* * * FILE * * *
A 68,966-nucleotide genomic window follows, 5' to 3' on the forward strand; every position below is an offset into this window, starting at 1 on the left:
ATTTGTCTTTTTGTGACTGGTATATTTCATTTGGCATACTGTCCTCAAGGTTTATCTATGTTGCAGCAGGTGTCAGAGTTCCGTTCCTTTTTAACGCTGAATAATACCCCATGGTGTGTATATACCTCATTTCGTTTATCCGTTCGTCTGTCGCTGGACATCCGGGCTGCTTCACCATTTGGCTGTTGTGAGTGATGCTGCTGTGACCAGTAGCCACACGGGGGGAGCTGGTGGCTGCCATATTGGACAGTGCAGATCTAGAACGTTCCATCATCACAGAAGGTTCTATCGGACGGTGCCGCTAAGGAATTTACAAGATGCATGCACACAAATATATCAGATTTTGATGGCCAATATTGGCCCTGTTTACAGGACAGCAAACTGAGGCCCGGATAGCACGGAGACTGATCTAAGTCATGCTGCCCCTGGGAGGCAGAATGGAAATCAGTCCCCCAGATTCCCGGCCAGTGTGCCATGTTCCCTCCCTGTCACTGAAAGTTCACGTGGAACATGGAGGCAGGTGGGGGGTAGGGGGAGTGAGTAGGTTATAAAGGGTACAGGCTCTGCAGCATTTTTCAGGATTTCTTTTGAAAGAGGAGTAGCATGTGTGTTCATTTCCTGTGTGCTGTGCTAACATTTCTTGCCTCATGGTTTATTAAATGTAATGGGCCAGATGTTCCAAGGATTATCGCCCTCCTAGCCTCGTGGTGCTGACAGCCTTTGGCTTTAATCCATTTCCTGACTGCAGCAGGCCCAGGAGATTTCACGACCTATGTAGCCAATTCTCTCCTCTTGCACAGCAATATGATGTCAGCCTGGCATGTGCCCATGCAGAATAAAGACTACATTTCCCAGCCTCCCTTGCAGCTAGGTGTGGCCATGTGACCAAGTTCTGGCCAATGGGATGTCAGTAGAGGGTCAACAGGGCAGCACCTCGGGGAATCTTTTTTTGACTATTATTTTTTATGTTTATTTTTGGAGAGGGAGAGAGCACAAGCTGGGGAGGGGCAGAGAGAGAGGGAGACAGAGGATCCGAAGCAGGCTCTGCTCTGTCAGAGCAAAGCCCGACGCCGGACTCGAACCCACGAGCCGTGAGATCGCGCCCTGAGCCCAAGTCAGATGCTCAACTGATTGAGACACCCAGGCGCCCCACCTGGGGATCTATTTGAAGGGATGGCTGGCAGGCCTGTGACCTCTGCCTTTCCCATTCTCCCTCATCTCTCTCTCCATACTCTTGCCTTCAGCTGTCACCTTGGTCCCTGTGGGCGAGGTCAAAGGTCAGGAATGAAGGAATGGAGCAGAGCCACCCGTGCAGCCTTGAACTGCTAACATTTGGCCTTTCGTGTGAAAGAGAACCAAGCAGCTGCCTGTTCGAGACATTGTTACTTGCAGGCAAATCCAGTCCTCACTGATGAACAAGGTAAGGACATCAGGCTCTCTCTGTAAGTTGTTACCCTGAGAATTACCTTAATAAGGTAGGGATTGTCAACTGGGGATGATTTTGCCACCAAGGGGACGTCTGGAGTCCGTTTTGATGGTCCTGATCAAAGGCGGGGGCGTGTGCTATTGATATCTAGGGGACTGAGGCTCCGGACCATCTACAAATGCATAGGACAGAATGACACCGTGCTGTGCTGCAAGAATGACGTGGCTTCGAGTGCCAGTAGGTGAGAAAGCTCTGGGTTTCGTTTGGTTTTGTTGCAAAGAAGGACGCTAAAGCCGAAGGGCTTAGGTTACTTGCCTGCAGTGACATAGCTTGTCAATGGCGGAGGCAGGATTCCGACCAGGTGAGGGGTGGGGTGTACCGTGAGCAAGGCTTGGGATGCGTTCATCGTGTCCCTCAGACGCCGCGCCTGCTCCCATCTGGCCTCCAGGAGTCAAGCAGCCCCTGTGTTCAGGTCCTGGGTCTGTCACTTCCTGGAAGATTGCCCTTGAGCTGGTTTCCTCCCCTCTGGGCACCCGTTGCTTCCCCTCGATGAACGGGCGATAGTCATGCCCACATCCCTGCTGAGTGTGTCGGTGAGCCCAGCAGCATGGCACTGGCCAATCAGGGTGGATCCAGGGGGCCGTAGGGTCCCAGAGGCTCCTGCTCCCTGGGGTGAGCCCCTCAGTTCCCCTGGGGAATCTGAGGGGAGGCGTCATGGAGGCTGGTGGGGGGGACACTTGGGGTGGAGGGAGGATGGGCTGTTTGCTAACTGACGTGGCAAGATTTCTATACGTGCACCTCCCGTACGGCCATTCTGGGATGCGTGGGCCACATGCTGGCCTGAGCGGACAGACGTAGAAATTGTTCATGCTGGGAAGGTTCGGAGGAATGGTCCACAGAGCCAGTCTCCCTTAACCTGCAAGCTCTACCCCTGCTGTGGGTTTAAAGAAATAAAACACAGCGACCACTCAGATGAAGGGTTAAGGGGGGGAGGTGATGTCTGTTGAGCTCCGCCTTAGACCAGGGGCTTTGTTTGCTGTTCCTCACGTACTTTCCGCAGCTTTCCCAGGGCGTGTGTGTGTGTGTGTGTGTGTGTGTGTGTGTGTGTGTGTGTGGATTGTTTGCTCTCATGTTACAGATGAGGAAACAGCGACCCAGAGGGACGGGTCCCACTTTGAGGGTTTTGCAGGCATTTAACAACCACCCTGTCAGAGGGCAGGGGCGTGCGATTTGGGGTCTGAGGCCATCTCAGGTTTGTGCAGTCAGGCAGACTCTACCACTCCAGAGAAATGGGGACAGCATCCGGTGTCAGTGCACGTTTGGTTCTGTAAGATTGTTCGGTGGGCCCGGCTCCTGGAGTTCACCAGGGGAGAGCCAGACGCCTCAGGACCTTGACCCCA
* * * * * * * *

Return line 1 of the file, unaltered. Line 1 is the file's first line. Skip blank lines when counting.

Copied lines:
A 68,966-nucleotide genomic window follows, 5' to 3' on the forward strand; every position below is an offset into this window, starting at 1 on the left: